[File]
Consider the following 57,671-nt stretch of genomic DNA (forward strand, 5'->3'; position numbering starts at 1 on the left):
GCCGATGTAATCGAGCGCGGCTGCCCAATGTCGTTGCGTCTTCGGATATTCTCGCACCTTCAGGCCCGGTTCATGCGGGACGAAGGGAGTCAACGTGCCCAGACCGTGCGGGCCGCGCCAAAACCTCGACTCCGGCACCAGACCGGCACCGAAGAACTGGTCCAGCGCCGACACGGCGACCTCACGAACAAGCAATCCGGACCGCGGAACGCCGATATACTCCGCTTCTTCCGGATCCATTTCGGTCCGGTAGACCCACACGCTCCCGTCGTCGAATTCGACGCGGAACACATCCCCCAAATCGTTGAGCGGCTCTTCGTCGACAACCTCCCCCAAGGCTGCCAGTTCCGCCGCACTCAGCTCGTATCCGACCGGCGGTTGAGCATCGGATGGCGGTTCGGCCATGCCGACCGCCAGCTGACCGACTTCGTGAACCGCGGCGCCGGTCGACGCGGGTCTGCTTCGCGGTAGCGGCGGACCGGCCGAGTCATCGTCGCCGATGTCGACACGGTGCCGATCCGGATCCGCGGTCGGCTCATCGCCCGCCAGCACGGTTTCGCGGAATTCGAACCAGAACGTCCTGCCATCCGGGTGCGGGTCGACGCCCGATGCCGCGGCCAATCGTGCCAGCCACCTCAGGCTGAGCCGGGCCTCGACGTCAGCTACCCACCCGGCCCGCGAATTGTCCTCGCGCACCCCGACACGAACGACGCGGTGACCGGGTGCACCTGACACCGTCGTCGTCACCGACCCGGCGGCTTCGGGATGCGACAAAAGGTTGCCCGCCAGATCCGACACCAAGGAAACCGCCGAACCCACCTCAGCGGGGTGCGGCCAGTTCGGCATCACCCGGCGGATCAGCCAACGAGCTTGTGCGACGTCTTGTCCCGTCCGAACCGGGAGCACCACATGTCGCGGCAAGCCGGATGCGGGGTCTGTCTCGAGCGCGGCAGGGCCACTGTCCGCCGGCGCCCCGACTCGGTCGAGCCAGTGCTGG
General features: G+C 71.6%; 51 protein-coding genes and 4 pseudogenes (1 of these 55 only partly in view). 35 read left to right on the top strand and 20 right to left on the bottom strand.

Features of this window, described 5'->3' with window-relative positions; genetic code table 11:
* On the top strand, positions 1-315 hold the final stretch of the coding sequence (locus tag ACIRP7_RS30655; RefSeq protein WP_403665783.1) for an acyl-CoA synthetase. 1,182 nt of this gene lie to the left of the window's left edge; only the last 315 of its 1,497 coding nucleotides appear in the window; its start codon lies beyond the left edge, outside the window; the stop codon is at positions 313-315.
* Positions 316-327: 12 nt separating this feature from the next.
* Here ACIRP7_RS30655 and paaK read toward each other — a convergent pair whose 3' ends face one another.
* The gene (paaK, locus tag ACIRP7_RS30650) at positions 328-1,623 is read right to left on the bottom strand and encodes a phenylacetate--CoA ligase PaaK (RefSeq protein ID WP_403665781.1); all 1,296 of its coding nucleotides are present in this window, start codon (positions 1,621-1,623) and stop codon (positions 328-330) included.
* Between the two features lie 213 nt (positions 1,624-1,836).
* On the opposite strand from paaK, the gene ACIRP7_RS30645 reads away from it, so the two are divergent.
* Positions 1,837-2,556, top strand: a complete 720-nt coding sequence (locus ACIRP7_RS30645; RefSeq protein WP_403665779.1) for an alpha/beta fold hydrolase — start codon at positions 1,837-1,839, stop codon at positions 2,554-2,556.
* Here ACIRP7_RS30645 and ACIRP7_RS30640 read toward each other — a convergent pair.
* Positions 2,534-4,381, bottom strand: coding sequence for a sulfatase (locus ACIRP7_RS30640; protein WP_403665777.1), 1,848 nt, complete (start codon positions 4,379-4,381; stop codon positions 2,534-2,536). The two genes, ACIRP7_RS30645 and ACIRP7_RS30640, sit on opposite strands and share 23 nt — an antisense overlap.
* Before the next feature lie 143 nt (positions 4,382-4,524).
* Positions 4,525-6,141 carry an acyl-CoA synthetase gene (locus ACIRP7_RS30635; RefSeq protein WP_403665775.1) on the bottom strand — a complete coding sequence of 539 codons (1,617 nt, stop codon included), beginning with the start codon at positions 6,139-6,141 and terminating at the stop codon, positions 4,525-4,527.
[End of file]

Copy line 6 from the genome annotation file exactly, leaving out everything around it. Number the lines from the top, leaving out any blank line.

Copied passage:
* Positions 316-327: 12 nt separating this feature from the next.